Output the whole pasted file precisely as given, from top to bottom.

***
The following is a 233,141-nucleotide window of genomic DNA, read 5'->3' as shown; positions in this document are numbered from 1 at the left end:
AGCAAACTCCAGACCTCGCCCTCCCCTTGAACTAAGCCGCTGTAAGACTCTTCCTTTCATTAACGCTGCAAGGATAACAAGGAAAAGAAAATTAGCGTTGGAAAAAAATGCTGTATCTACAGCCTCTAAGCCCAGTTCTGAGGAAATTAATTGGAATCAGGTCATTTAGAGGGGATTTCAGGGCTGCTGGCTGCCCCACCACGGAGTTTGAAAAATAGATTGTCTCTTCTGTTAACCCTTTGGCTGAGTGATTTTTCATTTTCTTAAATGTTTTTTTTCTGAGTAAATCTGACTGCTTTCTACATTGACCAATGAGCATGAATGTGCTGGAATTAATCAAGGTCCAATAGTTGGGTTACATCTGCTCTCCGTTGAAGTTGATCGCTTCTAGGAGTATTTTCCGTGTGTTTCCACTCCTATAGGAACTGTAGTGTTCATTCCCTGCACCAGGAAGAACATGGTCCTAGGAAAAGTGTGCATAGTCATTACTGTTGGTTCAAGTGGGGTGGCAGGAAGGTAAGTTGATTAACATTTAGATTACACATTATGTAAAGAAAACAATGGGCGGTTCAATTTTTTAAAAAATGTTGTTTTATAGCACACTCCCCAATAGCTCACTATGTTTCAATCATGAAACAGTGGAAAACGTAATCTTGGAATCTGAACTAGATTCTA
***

The following is a 233,141-nucleotide window of genomic DNA, read 5'->3' as shown; positions in this document are numbered from 1 at the left end:
AGCAAACTCCAGACCTCGCCCTCCCCTTGAACTAAGCCGCTGTAAGACTCTTCCTTTCATTAACGCTGCAAGGATAACAAGGAAAAGAAAATTAGCGTTGGAAAAAAATGCTGTATCTACAGCCTCTAAGCCCAGTTCTGAGGAAATTAATTGGAATCAGGTCATTTAGAGGGGATTTCAGGGCTGCTGGCTGCCCCACCACGGAGTTTGAAAAATAGATTGTCTCTTCTGTTAACCCTTTGGCTGAGTGATTTTTCATTTTCTTAAATGTTTTTTTTCTGAGTAAATCTGACTGCTTTCTACATTGACCAATGAGCATGAATGTGCTGGAATTAATCAAGGTCCAATAGTTGGGTTACATCTGCTCTCCGTTGAAGTTGATCGCTTCTAGGAGTATTTTCCGTGTGTTTCCACTCCTATAGGAACTGTAGTGTTCATTCCCTGCACCAGGAAGAACATGGTCCTAGGAAAAGTGTGCATAGTCATTACTGTTGGTTCAAGTGGGGTGGCAGGAAGGTAAGTTGATTAACATTTAGATTACACATTATGTAAAGAAAACAATGGGCGGTTCAATTTTTTAAAAAATGTTGTTTTATAGCACACTCCCCAATAGCTCACTATGTTTCAATCATGAAACAGTGGAAAACGTAATCTTGGAATCTGAACTAGATTCTA